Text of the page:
Few senior business leaders across Europe are aware of the European Union’s significant investment in innovation in recent years according to a study launched today by Ernst & Young and the Centre for European Policy Studies, The Power of Simplicity. The study surveyed 680 business leaders from 15 EU Member States and found that 73% of respondents, many of whom have to make the key decisions about private sector investment in Europe such as presidents and chief executives, were not aware of EU policies to improve innovation. In addition, 69% believe innovation policy in the EU has not matched industry needs.
What keeps leaders across the globe up at night? What issues are most important to their business? CCL is currently conducting a groundbreaking World Leadership Survey with leaders like yourself from around the globe participating.
This survey provides information on trends in leadership wherever it happens, as well as issues that leaders have to deal with every day such as what employees want in their leaders, trust and ethics in effective organizations, employee engagement and retention, generational differences, and attitudes about work. The survey is administered online in 15 different languages and will provide greater insight and a more personal perspective on leadership practices from every corner of the world.
It will take about 20 minutes. To thank you for helping us, you will receive a free CCL Guidebook when you finish the survey. Thank you for helping us gather knowledge you can put to work!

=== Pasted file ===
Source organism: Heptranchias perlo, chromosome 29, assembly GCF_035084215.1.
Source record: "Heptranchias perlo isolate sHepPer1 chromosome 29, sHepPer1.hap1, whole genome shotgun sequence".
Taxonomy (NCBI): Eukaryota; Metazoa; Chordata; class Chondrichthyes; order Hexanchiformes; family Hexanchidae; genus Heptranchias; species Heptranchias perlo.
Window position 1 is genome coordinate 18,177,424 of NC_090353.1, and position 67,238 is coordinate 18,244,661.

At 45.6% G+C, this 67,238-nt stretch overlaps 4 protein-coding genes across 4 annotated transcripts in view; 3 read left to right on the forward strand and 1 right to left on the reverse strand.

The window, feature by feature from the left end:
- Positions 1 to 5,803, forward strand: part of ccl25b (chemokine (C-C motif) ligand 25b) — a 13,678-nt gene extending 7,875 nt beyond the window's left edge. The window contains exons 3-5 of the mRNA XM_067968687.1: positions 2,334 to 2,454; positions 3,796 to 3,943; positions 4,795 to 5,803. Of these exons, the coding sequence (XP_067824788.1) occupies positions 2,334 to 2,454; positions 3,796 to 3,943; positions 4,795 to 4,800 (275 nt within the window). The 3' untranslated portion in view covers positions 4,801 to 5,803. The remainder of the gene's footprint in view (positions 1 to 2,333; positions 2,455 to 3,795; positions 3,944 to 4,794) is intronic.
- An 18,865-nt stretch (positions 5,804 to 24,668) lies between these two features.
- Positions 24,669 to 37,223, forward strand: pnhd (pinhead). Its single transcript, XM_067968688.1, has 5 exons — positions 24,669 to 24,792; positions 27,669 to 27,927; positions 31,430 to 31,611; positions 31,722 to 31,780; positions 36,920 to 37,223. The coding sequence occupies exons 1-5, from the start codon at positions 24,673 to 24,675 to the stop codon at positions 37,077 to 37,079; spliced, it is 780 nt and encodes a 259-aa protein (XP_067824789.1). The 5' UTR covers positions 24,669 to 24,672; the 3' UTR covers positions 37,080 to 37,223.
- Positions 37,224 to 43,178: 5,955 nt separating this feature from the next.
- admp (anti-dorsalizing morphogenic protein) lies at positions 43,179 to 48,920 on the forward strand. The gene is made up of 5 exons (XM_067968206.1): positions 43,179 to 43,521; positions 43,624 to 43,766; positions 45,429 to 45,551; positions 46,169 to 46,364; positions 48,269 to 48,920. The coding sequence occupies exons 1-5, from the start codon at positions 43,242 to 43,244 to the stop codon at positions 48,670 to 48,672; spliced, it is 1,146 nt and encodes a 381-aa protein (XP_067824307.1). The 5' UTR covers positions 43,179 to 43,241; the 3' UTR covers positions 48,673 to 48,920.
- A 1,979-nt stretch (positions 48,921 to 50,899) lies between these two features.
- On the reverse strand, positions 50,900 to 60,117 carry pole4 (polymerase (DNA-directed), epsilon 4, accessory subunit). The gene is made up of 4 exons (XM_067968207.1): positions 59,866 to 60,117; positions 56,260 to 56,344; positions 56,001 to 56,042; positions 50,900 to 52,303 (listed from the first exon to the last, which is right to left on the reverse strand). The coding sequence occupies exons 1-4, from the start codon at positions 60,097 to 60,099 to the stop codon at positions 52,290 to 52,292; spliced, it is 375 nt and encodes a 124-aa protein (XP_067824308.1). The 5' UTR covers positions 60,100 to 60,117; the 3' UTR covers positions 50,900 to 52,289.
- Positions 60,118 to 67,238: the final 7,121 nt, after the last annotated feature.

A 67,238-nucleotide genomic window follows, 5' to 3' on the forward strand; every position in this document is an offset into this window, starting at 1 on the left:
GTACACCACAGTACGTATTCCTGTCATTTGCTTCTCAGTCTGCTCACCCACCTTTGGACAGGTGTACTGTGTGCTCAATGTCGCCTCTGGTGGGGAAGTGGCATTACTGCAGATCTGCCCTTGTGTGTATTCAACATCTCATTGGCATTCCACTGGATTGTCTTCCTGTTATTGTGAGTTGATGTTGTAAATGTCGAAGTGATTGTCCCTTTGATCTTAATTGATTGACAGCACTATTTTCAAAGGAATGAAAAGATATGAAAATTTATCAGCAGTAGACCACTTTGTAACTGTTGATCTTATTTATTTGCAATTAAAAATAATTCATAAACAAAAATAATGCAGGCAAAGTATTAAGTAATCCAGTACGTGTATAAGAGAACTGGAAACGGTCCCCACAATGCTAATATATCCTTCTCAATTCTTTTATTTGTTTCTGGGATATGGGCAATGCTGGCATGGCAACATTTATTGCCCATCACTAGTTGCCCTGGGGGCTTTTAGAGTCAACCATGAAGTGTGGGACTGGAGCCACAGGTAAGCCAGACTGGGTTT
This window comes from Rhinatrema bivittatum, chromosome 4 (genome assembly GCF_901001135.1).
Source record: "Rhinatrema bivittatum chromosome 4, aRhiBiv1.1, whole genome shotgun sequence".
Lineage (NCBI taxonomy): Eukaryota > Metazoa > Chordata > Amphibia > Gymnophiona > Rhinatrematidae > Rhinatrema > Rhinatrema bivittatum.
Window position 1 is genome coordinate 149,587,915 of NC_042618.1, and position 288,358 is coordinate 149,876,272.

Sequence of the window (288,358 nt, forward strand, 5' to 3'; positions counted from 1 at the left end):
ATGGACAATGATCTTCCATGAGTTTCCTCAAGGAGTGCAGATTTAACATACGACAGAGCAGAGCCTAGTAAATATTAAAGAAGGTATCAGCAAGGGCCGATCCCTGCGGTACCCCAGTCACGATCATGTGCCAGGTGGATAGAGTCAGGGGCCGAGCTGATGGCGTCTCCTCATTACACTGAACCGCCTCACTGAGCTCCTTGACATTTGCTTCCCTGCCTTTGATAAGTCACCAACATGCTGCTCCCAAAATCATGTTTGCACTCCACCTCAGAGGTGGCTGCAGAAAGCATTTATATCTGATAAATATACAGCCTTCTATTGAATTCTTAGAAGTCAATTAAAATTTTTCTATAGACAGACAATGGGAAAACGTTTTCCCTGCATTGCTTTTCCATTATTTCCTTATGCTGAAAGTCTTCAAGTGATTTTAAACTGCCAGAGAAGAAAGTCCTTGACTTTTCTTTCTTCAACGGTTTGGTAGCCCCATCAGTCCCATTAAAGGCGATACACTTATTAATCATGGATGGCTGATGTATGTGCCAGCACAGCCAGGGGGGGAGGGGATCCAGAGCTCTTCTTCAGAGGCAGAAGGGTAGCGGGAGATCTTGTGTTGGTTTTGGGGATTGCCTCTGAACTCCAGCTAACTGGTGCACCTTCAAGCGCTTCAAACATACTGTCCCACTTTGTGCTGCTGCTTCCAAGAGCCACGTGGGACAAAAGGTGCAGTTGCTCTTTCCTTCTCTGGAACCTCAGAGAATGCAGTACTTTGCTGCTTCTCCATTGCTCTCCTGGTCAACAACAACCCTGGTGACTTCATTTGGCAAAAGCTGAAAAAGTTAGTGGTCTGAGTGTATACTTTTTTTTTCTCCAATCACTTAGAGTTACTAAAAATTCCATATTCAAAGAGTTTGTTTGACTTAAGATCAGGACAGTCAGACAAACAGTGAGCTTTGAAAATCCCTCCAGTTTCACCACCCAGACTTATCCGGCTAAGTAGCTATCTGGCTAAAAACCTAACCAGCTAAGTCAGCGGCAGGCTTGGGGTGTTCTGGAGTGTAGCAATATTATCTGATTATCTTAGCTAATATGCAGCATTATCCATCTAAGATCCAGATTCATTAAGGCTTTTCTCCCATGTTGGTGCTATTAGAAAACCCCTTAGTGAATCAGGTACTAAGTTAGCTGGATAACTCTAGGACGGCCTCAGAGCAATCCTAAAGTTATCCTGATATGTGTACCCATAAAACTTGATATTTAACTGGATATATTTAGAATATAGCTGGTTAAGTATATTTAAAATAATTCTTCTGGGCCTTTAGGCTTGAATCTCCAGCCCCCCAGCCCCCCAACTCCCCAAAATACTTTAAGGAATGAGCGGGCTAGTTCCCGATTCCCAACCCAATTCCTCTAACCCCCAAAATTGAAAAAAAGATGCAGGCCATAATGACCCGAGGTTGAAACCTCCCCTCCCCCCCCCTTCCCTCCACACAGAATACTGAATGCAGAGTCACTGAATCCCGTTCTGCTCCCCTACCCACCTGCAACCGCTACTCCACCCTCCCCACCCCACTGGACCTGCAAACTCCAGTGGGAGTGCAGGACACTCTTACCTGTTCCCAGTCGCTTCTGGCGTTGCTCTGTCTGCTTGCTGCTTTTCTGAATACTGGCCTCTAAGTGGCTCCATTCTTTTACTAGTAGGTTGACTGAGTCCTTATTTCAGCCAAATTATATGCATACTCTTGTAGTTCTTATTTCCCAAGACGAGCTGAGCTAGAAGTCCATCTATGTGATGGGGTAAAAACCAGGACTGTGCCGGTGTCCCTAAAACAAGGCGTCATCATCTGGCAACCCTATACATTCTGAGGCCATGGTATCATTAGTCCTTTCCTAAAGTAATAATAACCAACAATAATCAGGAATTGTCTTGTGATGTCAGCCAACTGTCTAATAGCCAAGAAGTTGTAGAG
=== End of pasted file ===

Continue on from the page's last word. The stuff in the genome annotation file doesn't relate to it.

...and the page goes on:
Annual Report on Workplace Attitudes Despite everything that has been going on in the economy, executives, managers, and professional employees are pretty positive, but there are warning signs about the future. (PDF, 2.2 MB)
Elizabeth Mellon has been Executive Director of Duke Corporate Education, a global learning and development corporation, since 2004. Previously she spent twelve years in the Department of Trade and Industry before taking a MBA and PhD at LBS. At LBS she was Professor of Organizational Behaviour and also served as Director of the Senior Executive Programme, the London Business School's flagship program for senior executives. During the same period, she also taught on, and directed, the School's Global Consortium Programme.
So where can business schools make a difference in leadership development?
In this interview with Peter Zemsky, Deputy Dean of degree programs at INSEAD, he talks about how business education can help MBA students to become better leaders, in an environment designed to test them, push them, stress them, and expose them to different perspectives on the personal journey to leadership.
He also tackles the debate about whether business school research really matters, and shares his thoughts on management as an art or a science.